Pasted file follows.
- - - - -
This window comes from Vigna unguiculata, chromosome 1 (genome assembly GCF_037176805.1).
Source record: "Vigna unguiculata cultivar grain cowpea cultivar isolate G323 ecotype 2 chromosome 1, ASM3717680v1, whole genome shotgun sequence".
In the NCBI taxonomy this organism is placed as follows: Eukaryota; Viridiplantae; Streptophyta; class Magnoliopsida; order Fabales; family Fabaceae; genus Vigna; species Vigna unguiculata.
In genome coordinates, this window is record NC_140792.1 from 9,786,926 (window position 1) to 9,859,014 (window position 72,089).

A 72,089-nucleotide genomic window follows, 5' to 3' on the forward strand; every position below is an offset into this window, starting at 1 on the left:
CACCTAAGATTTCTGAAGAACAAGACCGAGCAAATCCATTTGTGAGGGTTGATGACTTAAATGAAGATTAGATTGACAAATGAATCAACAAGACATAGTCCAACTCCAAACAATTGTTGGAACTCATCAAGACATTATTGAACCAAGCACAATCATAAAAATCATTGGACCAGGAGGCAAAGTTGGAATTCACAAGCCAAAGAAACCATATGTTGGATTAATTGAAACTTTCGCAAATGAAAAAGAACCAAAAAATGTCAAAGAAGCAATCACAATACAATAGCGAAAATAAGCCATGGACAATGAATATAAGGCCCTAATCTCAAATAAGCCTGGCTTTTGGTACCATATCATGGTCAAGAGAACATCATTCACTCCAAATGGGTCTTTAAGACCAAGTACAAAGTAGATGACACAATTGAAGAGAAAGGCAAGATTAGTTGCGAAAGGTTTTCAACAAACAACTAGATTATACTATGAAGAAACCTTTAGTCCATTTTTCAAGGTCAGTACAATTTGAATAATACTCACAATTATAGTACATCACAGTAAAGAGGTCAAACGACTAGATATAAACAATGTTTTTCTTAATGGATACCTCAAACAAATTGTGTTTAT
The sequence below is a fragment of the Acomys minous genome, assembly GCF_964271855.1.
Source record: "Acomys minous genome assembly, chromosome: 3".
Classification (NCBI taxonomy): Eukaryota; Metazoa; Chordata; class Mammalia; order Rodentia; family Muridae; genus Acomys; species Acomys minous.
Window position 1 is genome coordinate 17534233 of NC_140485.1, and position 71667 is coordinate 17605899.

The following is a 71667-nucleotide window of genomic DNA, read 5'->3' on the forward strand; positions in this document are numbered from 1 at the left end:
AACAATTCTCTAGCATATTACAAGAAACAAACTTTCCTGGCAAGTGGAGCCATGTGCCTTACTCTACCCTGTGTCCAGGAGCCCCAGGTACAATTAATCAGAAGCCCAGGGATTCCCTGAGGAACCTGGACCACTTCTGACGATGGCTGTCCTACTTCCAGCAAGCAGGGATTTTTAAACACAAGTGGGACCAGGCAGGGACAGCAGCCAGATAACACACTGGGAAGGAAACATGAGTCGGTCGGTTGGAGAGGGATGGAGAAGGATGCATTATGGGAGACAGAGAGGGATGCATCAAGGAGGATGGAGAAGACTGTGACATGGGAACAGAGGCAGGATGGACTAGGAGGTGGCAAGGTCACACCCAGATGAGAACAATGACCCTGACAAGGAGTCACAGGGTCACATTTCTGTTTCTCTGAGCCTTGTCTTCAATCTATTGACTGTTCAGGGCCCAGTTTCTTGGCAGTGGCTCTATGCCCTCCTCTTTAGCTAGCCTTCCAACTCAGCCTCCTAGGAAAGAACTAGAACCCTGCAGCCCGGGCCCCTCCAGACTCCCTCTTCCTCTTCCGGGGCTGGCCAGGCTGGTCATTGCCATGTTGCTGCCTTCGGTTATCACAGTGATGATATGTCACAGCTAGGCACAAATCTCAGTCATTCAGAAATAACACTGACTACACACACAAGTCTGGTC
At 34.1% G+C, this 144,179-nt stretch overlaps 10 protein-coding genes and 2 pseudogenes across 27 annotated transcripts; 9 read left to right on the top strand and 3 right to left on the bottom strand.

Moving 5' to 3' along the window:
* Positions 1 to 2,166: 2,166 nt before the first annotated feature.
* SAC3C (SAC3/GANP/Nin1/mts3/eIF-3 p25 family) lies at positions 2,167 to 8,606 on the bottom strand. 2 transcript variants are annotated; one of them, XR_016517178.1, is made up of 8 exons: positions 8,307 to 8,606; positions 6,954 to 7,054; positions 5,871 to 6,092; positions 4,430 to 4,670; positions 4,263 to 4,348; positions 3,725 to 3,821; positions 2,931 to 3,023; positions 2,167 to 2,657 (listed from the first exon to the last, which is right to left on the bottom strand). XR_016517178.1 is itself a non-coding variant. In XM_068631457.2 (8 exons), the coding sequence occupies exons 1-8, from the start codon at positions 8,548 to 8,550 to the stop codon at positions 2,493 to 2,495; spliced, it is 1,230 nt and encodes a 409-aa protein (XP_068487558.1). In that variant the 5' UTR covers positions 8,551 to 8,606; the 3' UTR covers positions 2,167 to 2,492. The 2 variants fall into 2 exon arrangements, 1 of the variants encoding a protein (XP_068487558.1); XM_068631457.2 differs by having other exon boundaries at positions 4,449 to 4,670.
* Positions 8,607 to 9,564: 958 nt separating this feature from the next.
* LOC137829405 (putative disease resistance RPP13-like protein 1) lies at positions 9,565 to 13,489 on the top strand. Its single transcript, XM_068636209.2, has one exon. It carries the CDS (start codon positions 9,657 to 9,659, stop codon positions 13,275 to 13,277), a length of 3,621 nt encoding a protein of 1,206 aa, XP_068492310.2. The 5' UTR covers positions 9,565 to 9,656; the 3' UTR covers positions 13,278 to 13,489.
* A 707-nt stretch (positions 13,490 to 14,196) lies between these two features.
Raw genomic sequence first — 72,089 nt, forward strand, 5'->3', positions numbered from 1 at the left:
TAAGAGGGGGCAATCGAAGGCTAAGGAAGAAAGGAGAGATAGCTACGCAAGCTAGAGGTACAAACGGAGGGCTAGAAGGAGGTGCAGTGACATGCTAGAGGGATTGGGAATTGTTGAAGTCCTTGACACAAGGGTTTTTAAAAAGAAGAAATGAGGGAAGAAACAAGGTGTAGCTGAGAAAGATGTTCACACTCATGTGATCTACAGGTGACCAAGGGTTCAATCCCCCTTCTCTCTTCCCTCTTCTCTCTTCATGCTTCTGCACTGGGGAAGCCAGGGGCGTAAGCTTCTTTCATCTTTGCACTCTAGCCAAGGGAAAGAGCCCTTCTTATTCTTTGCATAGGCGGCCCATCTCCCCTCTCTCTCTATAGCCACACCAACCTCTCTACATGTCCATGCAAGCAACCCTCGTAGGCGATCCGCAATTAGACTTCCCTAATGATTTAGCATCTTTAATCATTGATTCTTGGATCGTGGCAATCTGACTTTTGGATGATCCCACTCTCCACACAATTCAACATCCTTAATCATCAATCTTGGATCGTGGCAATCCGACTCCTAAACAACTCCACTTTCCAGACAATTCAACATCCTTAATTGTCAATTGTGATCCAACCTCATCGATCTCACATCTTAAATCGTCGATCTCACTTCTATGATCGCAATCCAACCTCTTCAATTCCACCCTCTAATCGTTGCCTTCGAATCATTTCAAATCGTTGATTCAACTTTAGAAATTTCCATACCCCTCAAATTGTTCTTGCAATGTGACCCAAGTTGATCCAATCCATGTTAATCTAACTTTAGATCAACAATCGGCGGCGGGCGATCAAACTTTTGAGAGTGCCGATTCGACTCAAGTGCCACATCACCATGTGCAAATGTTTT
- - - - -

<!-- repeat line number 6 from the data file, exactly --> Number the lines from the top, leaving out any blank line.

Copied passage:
CACCTAAGATTTCTGAAGAACAAGACCGAGCAAATCCATTTGTGAGGGTTGATGACTTAAATGAAGATTAGATTGACAAATGAATCAACAAGACATAGTCCAACTCCAAACAATTGTTGGAACTCATCAAGACATTATTGAACCAAGCACAATCATAAAAATCATTGGACCAGGAGGCAAAGTTGGAATTCACAAGCCAAAGAAACCATATGTTGGATTAATTGAAACTTTCGCAAATGAAAAAGAACCAAAAAATGTCAAAGAAGCAATCACAATACAATAGCGAAAATAAGCCATGGACAATGAATATAAGGCCCTAATCTCAAATAAGCCTGGCTTTTGGTACCATATCATGGTCAAGAGAACATCATTCACTCCAAATGGGTCTTTAAGACCAAGTACAAAGTAGATGACACAATTGAAGAGAAAGGCAAGATTAGTTGCGAAAGGTTTTCAACAAACAACTAGATTATACTATGAAGAAACCTTTAGTCCATTTTTCAAGGTCAGTACAATTTGAATAATACTCACAATTATAGTACATCACAGTAAAGAGGTCAAACGACTAGATATAAACAATGTTTTTCTTAATGGATACCTCAAACAAATTGTGTTTAT